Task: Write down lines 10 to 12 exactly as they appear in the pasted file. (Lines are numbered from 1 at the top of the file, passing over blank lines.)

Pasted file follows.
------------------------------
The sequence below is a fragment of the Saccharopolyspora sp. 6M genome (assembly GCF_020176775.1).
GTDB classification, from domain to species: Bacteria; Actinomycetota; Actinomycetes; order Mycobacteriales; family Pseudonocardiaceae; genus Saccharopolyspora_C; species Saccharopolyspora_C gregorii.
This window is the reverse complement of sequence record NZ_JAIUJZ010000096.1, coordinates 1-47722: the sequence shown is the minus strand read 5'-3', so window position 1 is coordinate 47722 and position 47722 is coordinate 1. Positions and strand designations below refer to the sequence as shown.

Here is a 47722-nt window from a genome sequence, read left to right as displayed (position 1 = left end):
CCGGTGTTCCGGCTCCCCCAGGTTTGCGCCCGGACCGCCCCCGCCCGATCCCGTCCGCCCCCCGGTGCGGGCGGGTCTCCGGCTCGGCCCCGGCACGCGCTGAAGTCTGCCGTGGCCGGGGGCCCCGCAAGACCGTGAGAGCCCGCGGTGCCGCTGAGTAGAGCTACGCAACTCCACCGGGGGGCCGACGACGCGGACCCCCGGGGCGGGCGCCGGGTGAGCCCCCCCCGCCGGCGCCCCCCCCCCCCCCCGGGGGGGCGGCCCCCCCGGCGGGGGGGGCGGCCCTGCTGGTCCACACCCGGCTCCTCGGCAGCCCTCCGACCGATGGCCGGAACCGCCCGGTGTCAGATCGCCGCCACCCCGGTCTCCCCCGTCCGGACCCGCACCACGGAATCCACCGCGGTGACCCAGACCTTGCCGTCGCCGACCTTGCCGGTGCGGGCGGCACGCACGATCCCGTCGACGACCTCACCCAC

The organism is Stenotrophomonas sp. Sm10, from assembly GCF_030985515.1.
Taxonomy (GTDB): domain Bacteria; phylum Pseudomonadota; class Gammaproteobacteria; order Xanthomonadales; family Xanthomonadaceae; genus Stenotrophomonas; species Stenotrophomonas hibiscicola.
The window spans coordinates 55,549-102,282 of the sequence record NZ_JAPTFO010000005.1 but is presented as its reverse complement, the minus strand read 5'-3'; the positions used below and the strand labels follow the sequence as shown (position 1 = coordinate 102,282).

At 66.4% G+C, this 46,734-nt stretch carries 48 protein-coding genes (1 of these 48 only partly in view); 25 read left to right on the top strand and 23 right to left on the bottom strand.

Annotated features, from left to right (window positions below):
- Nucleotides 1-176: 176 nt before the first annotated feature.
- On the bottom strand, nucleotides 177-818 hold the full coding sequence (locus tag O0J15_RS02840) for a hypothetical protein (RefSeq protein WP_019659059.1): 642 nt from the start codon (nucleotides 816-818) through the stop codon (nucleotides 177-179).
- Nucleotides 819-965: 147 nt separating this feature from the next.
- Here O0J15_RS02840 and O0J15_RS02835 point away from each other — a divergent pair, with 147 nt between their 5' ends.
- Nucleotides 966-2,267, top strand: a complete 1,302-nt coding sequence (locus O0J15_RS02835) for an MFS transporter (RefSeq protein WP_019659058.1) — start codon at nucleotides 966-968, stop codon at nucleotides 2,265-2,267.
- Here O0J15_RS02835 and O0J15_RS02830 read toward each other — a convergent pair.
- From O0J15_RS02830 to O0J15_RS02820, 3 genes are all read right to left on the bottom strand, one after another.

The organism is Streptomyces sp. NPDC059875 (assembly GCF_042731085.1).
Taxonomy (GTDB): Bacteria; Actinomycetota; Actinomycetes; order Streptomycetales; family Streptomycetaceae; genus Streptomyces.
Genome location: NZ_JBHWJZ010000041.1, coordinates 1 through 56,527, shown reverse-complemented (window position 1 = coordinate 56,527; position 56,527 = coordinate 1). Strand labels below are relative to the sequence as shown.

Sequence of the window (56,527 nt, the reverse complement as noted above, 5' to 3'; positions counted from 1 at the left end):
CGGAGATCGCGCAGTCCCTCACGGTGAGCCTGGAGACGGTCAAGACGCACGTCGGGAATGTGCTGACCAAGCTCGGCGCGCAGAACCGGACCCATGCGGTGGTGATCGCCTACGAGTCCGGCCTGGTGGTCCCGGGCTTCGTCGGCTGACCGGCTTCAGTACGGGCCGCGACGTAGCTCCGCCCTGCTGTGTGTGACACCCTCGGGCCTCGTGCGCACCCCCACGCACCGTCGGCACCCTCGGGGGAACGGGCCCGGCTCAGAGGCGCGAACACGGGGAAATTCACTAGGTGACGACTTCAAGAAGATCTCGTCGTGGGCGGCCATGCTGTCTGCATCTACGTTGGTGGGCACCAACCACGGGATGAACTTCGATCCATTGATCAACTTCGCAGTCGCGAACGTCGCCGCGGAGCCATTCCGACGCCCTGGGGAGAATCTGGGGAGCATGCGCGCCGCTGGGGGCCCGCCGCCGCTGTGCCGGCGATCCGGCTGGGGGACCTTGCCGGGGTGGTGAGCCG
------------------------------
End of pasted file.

Annotated features, from left to right (window positions below):
- Nucleotides 1-176: 176 nt before the first annotated feature.
- On the bottom strand, nucleotides 177-818 hold the full coding sequence (locus tag O0J15_RS02840) for a hypothetical protein (RefSeq protein WP_019659059.1): 642 nt from the start codon (nucleotides 816-818) through the stop codon (nucleotides 177-179).